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Issue Snapshot - Treatment of 401(a)(17) Limitation in Defined Contribution Plan in a Short Plan Year

This Snapshot discusses how to adjust the IRC Section 401(a)(17) limit in a short plan year, such as an initial, amended or terminating plan year.

IRC Sections and Treasury Regulations

  • IRC Section 401(a)(17)
  • Treas. Reg. Section 1.401(a)(17)-1

Resources

Analysis

A plan may not base allocations for a plan year on compensation exceeding the dollar limit imposed under IRC Section 401(a)(17) or use more than this amount in applying certain nondiscrimination rules. Treas. Reg. Section 1.401(a)(17)-1(a)(1).

In 2018, the annual compensation dollar limit is $275,000. This limit is subject to annual cost-of-living adjustments.

The dollar limit applies for a 12-month period. If the plan uses a compensation measurement period of less than 12 months in calculating employee allocations, the limit must be prorated. Treas. Reg. Section 1.401(a)(17)-1(b)(3)(iii)(A). Proration of the annual limit is generally not necessary when employees join or leave the plan mid-year, since the 12-month compensation measuring period (i.e., the plan year) remains the same. Treas. Reg. Section 1.401(a)(17)-1(b)(3)(iii)(B).

Proration of limit

The compensation limit for a short year is determined by multiplying the applicable annual compensation dollar limit for the calendar year in which the short year begins by a fraction, the numerator of which is the number of months in the short plan year, and the denominator of which is 12. See Treas. Reg. Section 1.401(a)(17)-1(b)(3)(iii)(A).

Example 1 – Amendment creating a short plan year

Plan A is a profit sharing plan with a calendar plan year. On June 30, 2018, the plan is amended to change the plan year to a fiscal year ending June 30. The amendment creates a short plan year from January 1 to June 30, 2018 (6 months). The plan document provides that allocations for the plan year ending June 30 are based on compensation for the 6-month period. Because the short plan year begins in 2018, the prorated short year limit is calculated based on the 2018 limit of $275,000 under IRC Section 401(a)(17). The prorated short year limit is $137,500 ($275,000 x (6/12) = $137,500).

Example 2 – Initial short plan year

Company C establishes a new § 401(k) profit sharing plan effective October 1, 2018. The plan is a calendar year plan and the first plan year ends December 31, 2018 (3 months). The plan has matching contributions equal to 100% of the first 4% of compensation deferred by a participant for the plan year. For the first plan year, compensation taken into account under the plan is compensation earned after the effective date of the plan. Thus, for the first plan year, the prorated short year limit for the initial plan year under IRC Section 401(a)(17) is $68,750 ($275,000 x (3/12) = $68,750).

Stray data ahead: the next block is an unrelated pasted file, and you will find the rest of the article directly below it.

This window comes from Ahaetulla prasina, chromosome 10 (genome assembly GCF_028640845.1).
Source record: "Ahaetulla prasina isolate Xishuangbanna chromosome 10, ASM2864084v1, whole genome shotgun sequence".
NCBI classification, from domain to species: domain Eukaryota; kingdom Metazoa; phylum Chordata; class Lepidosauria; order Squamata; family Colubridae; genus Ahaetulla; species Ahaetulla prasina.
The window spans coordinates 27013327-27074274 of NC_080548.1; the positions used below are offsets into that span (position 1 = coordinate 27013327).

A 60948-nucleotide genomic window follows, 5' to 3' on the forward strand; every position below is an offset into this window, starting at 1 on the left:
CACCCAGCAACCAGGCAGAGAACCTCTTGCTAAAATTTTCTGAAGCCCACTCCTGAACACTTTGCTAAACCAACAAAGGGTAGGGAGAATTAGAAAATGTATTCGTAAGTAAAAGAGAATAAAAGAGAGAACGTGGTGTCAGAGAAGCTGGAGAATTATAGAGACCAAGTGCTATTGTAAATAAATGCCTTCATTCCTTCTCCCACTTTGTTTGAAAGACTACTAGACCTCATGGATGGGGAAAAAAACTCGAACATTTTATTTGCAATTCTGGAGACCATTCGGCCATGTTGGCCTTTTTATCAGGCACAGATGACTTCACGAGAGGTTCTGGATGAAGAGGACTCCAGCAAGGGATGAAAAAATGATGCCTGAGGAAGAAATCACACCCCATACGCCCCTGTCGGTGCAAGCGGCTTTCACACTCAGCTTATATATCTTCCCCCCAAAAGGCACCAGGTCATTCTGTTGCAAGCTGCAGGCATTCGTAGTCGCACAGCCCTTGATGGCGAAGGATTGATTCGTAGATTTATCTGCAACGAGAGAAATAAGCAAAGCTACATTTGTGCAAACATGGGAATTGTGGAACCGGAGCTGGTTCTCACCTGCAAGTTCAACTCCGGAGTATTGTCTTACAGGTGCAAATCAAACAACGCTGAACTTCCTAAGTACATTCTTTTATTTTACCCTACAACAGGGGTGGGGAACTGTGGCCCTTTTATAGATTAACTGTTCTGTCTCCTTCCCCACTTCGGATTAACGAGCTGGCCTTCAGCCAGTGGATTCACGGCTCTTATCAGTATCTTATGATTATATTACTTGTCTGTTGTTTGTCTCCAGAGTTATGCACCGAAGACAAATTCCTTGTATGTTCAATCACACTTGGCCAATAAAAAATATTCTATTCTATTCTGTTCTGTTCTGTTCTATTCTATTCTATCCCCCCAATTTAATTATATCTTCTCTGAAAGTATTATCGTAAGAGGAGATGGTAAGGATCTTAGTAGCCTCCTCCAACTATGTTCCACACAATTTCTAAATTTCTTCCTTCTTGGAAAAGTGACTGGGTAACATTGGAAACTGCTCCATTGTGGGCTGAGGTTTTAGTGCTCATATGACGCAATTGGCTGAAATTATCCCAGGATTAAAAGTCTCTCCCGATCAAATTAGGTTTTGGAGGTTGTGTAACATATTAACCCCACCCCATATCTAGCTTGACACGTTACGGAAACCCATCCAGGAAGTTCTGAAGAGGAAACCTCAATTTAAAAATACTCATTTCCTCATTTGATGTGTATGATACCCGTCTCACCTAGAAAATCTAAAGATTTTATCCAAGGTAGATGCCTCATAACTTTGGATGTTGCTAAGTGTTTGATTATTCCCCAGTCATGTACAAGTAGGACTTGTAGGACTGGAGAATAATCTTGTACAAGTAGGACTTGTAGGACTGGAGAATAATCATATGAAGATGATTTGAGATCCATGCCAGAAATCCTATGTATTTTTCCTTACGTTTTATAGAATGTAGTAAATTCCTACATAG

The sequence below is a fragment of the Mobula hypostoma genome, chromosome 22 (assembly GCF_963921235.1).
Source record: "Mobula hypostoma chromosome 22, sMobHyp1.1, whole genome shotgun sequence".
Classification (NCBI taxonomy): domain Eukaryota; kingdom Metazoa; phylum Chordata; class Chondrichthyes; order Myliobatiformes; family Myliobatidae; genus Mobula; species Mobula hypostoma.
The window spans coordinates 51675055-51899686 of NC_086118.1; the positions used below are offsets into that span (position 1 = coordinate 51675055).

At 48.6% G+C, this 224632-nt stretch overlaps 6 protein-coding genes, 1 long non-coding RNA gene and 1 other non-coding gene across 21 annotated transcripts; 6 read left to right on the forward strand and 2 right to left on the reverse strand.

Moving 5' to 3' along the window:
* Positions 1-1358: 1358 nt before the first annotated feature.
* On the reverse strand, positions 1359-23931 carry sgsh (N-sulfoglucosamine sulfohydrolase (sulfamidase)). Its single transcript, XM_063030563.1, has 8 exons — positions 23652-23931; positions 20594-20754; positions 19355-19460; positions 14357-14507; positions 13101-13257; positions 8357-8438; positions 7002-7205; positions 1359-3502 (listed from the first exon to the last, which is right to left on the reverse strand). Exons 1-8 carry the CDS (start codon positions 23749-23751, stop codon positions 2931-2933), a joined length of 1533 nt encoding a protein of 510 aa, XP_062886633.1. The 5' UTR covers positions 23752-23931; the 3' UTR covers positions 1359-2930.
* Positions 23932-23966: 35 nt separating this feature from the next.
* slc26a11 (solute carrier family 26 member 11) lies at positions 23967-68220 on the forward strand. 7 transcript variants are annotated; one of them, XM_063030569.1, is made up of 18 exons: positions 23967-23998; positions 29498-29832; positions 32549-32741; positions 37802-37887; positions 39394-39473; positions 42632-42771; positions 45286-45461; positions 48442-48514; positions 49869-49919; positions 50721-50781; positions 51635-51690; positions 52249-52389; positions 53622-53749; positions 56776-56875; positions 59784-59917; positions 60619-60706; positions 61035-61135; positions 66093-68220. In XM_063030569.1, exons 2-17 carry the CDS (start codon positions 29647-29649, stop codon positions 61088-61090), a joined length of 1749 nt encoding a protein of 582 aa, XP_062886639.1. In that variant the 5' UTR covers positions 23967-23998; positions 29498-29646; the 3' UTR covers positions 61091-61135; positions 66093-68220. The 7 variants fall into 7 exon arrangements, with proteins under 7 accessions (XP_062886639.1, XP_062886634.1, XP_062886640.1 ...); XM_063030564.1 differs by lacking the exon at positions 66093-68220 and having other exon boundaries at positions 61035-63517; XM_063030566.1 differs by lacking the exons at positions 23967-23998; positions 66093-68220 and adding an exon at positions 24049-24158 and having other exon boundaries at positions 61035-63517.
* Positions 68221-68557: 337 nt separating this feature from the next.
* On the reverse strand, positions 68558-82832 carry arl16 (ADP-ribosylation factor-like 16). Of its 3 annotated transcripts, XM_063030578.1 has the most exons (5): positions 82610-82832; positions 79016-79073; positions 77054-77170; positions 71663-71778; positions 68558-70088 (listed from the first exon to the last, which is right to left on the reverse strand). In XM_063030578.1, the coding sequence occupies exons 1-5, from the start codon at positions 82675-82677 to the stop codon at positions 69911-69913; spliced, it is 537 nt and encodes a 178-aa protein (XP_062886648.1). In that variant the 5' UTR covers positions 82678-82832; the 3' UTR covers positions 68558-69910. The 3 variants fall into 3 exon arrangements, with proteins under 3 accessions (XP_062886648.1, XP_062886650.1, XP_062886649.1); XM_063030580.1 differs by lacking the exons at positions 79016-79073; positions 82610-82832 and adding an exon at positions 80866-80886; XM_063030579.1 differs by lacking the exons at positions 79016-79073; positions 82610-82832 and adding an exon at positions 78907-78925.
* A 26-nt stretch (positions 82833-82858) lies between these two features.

Example 3 – Initial short plan year – 12-month measurement period

The same facts as Example 2 except Company C establishes a new Section 401(k) profit sharing plan in July 2018, but the plan is effective January 1, 2018, and the plan document states that compensation taken into account under the plan is compensation earned for the calendar year. The limit under IRC Section 401(a)(17) is not prorated for the first plan year because the compensation measurement period under the plan is 12 months.

Example 4 – Plan termination

Plan B is a profit sharing plan with a calendar plan year. The plan sponsor adopts a resolution to terminate the plan effective September 30, 2018. Final allocations under the plan are based on compensation earned from January 1 to September 30, 2018 (9 months). Because the compensation measurement period is less than 12 months in 2018, the compensation limit must be prorated. The prorated short year limit is calculated based on the 2018 limit of $275,000 under IRC Section 401(a)(17). The prorated short year limit is $206,250. ($275,000 x (9/12) = $206,250).

Participants who join or leave the plan mid-year

A plan may allocate contributions to participants based on compensation earned by an employee only while he or she is a participant in the plan. If that is the case, the IRC Section 401(a)(17) compensation limit is not prorated for employees who participate for only a portion of the plan year (for example, who enter the plan in July of a calendar plan year) provided the plan continues to use a measurement period of 12 months for the other employees. See Treas. Reg. Section 1.401(a)(17)-1(b)(3)(iii)(B).

Example 5 – New participant

Plan P is a calendar year Section 401(k) plan. The plan allocates nonelective contributions to participants based on compensation earned during each employee’s period of participation under the plan. Participant B begins employment on January 1, 2018, and becomes a participant in the plan on August 1, 2018. B’s elective deferrals and allocated nonelective contribution for 2018 is based on compensation earned during the period August 1 – December 31, 2018. However, the IRC Section 401(a)(17) limit is not prorated because the compensation measurement period applicable to all employees is 12 months.

Audit tips

  1. Identify the plan year. Is there a short plan year?
  2. If there is a short plan year, what is the period for measuring compensation?
    • If compensation is measured on the basis of the short plan year, the IRC Section 401(a)(17) limit must be prorated.
    • If compensation is measured on the basis of a full 12-month period during which the short plan year occurs, in the case of an ongoing plan, the IRC Section 401(a)(17) limit is not prorated.
  3. How does the plan measure compensation for participants who enter the plan during the plan year? Was this formula followed in operation?
  4. In the case of a terminating plan that results in a short plan year, is the IRC Section 401(a)(17) limit prorated for the short plan year?